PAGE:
We work with teenagers who have had all control of their lives taken away as they need to be learning to take more responsibility for their actions. The system is not designed well for the needs of teenagers, and so it falls to us to start helping these young people start to regain at least a little control of their destiny. The law requires us to meet with them once a month, but often it is more frequent (particularly with those prone to getting into trouble), and we become the only people they have who are both honest and unfailingly supportive. We are also too often the only people listening to their opinions about what’s happened and what they want to have happen next.
Our only real power, beyond being allowed into meetings, is that we are required to make recommendations to the court about what should happen. The court can ignore us, although they do so far less than people tell us to expect and the judges always listen with interest to to what we say. The vast majority of our impact happens outside of the court room, when professionals work harder just because they know we are watching.
Being a GAL is equal parts wonderful and infuriating, but at all times useful. We have discovered that just having a totally biased volunteer in the child’s life often makes the professionals more responsive to the child’s needs. Our schools are deeply under-resourced, and frequently seek to avoid providing legally mandated but expensive services so my wife is becoming an expert in education law to allow her to ensure the children’s rights are respected. But she has found that once she meets with the school administrators once or twice, and see that someone believes the kid is worth fighting for, they join us and help ensure the child is getting the support they need. Group homes, even terrible ones that openly allow their staff to beat children in ways that are banned for our prison guards (there is a true story behind that), are more careful when they know a volunteer is watching over a specific child and holding them legally accountable.
Sometimes just having a person around who cares, and thinks someone else is worth caring about, helps people who should do their jobs regardless of what’s happening, do their jobs better.
Last week’s Eclipse passed right over us here in South Carolina. I live about 20 minutes outside the line of totality, so of my family came to visit and we went up to Camp Gravatt to watch the main event. I took a few hundred pictures of the course of the day, and figured there might be people interested in seeing a few.
With the turmoil in the Drupal community this spring and summer I have seen a wave of calls for open source projects to judge their community members, and other contributors, by the code contributions alone. It’s an idea that sounds great and has been popular among developers for at least forty years. Eric Raymond, while writing about Drupal, described it this spring as a right developers deserve. In some circles it gets treated almost as religious doctrine: “Thou shalt judge by code alone.”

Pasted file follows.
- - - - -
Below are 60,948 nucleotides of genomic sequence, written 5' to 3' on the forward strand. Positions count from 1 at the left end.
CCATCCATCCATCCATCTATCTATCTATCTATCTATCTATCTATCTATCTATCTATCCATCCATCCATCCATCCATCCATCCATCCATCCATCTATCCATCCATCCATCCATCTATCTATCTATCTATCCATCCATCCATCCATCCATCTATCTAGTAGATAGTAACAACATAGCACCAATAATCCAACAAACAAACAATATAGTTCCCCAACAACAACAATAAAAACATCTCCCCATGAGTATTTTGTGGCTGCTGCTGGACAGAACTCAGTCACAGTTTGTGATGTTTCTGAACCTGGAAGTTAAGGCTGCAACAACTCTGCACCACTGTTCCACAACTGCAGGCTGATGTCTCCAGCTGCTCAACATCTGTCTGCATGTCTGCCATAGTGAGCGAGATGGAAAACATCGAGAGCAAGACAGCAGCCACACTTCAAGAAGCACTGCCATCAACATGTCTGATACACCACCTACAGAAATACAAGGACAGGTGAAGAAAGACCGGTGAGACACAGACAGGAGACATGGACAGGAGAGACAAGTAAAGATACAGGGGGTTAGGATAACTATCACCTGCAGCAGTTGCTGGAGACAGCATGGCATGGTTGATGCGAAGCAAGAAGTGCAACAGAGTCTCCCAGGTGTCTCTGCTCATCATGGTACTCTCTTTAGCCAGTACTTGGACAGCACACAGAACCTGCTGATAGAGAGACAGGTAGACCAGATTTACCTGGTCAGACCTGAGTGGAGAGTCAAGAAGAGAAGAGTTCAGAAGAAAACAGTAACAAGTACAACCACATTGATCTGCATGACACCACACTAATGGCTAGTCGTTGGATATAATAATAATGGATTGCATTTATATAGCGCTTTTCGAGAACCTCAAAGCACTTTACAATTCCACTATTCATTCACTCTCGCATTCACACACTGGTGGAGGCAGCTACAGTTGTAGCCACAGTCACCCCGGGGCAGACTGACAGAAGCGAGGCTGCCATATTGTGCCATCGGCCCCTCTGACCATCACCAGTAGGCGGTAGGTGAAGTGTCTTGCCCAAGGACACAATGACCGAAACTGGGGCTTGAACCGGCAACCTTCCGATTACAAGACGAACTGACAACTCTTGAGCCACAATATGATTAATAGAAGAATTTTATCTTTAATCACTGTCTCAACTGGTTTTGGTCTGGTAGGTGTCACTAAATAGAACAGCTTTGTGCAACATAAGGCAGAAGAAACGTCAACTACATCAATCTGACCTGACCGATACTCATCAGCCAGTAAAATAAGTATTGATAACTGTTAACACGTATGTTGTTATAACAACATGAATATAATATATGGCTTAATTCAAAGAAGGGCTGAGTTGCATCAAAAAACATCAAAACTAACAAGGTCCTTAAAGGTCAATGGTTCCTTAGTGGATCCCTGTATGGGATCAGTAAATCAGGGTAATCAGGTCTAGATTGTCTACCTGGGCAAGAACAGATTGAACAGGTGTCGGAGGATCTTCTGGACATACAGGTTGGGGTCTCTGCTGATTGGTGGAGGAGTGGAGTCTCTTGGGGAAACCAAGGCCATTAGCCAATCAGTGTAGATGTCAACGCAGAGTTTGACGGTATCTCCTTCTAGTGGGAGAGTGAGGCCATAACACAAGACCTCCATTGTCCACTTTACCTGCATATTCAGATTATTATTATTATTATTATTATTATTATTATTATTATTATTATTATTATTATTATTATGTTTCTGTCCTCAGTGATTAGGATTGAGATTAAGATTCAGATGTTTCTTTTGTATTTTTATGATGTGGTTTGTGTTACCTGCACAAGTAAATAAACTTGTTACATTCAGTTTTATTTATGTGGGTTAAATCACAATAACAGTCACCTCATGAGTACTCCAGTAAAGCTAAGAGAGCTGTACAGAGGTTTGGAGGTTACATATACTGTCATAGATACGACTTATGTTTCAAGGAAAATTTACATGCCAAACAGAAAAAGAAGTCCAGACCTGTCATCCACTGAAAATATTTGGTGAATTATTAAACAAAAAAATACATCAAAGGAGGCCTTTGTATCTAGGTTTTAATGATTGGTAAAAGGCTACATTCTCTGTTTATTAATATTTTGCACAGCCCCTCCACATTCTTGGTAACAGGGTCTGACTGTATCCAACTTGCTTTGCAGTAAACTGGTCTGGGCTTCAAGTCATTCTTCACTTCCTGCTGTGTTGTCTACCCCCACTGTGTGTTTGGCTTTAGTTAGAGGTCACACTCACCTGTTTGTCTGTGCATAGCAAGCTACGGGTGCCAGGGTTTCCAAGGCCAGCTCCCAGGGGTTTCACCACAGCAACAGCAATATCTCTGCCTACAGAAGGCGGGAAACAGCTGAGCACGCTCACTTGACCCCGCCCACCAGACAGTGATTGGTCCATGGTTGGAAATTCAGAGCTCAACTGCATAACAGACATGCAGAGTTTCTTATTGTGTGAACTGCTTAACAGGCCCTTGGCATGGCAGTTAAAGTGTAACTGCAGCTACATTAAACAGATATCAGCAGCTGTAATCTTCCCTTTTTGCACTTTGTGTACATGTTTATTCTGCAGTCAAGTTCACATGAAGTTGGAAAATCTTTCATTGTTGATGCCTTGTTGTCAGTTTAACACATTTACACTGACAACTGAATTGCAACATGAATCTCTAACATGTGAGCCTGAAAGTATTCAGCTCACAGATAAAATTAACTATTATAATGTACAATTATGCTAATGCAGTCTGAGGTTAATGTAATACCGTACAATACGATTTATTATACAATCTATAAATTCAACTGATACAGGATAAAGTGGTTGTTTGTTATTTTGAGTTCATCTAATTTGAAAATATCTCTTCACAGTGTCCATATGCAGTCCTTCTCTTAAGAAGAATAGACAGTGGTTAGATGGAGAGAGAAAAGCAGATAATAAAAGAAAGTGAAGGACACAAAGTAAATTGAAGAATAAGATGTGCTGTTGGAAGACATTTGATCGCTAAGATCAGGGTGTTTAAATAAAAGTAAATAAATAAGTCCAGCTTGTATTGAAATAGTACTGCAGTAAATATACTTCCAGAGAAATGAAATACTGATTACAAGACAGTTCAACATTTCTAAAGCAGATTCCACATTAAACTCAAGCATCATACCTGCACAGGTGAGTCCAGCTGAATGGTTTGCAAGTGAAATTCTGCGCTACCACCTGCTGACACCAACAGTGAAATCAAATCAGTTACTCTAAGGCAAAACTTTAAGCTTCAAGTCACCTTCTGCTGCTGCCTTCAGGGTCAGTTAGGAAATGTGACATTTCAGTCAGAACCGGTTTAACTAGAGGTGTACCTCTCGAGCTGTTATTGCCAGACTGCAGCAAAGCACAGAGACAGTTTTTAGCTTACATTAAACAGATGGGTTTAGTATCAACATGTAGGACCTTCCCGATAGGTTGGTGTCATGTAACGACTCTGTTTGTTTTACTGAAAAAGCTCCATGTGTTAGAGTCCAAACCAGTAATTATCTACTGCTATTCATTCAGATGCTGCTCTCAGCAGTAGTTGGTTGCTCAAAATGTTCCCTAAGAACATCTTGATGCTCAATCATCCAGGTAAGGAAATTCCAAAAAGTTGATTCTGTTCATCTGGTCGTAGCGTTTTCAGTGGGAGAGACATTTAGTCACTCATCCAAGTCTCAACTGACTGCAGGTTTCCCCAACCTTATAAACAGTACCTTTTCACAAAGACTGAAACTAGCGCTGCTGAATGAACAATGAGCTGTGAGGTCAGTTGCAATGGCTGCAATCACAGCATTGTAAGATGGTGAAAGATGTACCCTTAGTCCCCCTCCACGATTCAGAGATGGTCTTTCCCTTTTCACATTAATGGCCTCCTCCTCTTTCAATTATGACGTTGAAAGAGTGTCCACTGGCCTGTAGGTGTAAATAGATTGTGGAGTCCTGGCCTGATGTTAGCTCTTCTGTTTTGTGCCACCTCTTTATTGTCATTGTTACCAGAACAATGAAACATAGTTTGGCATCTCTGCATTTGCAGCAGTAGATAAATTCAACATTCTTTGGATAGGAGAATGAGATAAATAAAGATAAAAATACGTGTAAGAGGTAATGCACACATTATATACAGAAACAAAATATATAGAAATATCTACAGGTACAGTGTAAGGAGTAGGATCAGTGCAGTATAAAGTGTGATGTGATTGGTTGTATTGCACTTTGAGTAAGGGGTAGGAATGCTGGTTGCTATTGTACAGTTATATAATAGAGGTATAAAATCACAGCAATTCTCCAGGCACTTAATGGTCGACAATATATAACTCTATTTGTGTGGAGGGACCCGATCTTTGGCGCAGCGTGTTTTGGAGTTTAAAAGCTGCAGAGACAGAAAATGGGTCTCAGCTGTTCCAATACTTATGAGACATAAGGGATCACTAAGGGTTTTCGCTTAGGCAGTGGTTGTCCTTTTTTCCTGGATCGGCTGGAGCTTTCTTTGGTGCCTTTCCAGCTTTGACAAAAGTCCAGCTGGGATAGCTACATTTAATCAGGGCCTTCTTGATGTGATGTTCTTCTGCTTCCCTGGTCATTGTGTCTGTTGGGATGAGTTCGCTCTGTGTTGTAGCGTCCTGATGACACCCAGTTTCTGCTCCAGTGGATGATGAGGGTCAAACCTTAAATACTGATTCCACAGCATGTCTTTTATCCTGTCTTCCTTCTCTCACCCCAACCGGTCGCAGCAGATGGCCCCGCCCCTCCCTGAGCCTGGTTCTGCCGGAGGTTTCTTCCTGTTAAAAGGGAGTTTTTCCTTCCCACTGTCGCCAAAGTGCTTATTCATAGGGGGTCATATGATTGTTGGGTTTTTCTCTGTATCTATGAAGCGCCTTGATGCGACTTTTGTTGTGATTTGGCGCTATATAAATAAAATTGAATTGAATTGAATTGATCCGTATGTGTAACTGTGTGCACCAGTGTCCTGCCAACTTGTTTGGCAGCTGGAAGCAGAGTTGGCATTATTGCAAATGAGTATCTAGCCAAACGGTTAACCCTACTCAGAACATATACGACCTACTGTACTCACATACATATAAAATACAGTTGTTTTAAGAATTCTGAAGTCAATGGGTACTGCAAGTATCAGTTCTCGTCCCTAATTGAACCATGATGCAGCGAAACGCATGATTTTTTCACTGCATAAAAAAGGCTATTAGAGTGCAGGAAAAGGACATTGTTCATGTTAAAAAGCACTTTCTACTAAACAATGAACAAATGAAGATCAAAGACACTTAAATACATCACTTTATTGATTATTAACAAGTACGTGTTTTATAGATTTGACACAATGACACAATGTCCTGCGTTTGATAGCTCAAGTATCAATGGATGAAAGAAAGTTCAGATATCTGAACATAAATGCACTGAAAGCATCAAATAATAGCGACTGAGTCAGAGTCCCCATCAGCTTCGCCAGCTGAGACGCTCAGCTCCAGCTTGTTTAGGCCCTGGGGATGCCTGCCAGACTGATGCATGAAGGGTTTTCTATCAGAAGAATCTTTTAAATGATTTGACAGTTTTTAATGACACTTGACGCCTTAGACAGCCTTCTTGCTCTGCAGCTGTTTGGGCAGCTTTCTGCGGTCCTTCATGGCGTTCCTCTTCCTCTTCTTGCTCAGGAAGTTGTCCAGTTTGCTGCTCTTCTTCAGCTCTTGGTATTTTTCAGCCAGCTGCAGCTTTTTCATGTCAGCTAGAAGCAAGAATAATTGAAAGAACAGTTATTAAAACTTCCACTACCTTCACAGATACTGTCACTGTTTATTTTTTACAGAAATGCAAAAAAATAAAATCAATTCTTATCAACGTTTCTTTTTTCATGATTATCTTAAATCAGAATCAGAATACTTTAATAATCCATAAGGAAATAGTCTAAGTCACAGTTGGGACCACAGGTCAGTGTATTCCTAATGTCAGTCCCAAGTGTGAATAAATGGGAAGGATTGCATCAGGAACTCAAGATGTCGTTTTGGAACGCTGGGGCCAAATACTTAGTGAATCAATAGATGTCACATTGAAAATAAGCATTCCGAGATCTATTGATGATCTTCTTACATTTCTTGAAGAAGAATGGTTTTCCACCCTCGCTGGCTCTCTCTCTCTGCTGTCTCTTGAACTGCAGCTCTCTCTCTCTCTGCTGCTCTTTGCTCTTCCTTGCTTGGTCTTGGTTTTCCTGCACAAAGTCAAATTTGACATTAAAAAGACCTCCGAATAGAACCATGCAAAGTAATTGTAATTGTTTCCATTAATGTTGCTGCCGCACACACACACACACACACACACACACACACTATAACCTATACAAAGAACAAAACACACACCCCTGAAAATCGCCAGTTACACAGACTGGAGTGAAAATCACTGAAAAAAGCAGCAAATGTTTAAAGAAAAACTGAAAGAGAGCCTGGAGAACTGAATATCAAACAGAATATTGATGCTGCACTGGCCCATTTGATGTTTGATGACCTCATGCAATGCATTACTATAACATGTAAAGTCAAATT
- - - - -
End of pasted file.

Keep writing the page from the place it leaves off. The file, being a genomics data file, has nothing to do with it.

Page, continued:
The problem is that it’s not actually true nor just.
There may have been a time it was an ethic that held communities together but now it’s a line we pull out when we want to justify someone’s otherwise unacceptable behavior. Too often it’s a thinly veiled attempt to protect someone from consequences of their own choices and actions. And too often its used at the expense of other community members and other would be contributors.
For obvious reasons open source communities are dominated by developers. And as developers we have faith in our code. We like to believe our code doesn’t care who we are or what we believe. It will do exactly as asked every time. It forgives us all our sins as long as we faithfully fix any bugs and update to new versions of our platforms.
We like to claim that by focusing only on the code, and not the person behind it, we are creating a meritocracy and therefore better results. I don’t need to convince you I’m smart if I can show you my wonderful and plentiful code. We will be faithful to the best code and nothing more.
But none of this is proven to be true.
What does it profit, my brethren, if someone says he has faith but does not have works? Can faith save him? If a brother or sister is naked and destitute of daily food, and one of you says to them, “Depart in peace, be warmed and filled,” but you do not give them the things which are needed for the body, what does it profit? Thus also faith by itself, if it does not have works, is dead. James 2:14-17 NKJV